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TikTok issues an apology to the black community after failing to acknowledge accusations that it had censored their voices when it comes to racism

By: Brittney O.
Hip-HopVibe.com Entertainment Editor

 

The fastest growing social network site in 2019 with 500 million users,Tiktok, has finally spoken out after several accusations from its users that the app was blocking all Black Live Matters and other liberation hashtags. The commotion has been circulating as many used #BoycottTikTok due to the app deliberately allowing racist videos to go viral while white users would allegedly steal black content with no credit.

Many TikTokers were unable to use #GeorgeFloyd or #BlackLiveMatters because it was these – among other hashtags – that were blocked from the app, turning tons of people against TikTok altogether. Some took to Twitter expressing their dissatisfaction with the apology that the company issued, as they never acknowledged their blocking black creator’s content.

“We acknowledge and apologize to our Black creators and community who have felt unsafe, unsupported, or suppressed.”

“We stand with the Black community and are proud to provide a platform where #blacklivesmatter and #georgefloyd generate powerful and important content with over 1 billion views. We are committed to fostering a space where everyone is seen and heard.”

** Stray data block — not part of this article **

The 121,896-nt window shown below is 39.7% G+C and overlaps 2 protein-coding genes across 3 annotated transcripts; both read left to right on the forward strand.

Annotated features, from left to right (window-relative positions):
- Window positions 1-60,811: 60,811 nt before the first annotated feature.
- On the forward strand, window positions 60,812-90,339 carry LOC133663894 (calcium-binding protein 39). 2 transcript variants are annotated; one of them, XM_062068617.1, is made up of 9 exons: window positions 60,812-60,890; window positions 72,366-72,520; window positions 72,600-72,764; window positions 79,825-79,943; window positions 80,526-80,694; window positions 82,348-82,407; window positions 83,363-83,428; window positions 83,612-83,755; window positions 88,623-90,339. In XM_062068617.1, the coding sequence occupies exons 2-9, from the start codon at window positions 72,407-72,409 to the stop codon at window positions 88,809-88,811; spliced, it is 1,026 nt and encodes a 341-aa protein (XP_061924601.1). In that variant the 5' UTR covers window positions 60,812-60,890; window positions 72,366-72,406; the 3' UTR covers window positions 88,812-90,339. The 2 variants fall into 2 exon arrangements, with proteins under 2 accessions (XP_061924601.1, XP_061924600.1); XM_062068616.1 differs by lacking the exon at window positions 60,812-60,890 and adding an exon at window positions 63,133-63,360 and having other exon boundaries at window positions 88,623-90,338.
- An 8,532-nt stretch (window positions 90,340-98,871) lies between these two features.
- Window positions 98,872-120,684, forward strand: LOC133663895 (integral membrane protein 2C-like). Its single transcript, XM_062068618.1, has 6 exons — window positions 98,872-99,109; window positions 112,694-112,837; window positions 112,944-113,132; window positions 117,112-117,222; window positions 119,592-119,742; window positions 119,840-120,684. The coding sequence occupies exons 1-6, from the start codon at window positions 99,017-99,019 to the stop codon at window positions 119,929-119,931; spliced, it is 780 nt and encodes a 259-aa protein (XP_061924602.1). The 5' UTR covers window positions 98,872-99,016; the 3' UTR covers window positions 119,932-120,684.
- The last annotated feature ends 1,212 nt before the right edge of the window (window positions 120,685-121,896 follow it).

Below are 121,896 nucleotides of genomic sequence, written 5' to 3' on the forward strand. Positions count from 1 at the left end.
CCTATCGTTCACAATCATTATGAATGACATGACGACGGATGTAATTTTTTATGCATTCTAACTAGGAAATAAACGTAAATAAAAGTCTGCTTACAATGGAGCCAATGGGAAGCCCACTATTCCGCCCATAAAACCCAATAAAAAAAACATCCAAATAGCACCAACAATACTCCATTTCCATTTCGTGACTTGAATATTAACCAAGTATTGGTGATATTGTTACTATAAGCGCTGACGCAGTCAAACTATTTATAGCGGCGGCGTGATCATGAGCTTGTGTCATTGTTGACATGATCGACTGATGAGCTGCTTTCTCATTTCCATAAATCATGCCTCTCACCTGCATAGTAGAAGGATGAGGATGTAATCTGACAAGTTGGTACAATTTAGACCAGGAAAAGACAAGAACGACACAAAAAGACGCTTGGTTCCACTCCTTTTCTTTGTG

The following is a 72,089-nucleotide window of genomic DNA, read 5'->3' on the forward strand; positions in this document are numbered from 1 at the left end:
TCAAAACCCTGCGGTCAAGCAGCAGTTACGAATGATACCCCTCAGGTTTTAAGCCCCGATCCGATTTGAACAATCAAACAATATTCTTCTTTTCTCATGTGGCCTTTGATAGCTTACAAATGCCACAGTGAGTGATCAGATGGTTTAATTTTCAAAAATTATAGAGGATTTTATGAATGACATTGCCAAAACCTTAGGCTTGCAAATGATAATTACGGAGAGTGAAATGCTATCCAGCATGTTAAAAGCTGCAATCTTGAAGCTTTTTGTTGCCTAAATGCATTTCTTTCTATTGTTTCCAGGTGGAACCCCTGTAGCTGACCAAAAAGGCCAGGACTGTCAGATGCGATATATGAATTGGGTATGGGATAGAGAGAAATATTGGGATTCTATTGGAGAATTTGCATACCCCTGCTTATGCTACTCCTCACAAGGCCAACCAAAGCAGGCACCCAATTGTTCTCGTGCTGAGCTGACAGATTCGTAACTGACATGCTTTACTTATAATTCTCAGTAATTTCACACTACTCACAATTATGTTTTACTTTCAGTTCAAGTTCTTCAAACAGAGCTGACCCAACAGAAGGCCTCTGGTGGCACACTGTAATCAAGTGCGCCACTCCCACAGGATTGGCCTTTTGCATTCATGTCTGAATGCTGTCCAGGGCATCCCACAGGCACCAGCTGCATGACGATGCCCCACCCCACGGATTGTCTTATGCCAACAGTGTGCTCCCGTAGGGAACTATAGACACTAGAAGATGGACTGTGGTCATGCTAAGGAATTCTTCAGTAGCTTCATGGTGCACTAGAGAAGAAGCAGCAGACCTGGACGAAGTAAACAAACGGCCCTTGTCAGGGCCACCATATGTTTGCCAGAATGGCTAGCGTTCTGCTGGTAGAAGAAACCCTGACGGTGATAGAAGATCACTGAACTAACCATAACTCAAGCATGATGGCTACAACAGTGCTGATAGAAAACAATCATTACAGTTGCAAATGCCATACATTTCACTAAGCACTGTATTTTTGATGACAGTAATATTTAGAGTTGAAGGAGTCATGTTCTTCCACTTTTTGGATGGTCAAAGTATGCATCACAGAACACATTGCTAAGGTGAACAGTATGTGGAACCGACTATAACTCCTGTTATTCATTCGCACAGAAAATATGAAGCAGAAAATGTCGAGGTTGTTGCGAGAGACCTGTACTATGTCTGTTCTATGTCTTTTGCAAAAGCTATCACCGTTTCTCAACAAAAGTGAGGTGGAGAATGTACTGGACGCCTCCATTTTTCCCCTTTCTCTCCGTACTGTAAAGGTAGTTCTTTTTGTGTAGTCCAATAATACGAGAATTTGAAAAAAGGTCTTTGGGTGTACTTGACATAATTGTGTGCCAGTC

TikTok said it plans to set up a “creator diversity council” that will be sure that “recognizing and uplifting the voices driving culture, creativity, and important conversations on the platform.”

Despite the heat that it is dealing with, the app is a true game-changer as it is the platform that several celebrities like Drake have been able to break records with their songs going viral when fans use the platform to create trending dances that continue to shine light on the music in a different and unique way.  The TikTok app surpassed 2 billion all-time global downloads across iOS and Android devices according to app analytics firm Sensor Tower — becoming the go-to launchpad for memes and internet culture across the board. Reports share most recently that YouTube is now looking to create an in-app feature for shortform video-sharing similar to the global app.

 

 

                 

       

How do you think the social network should have handled this situation?

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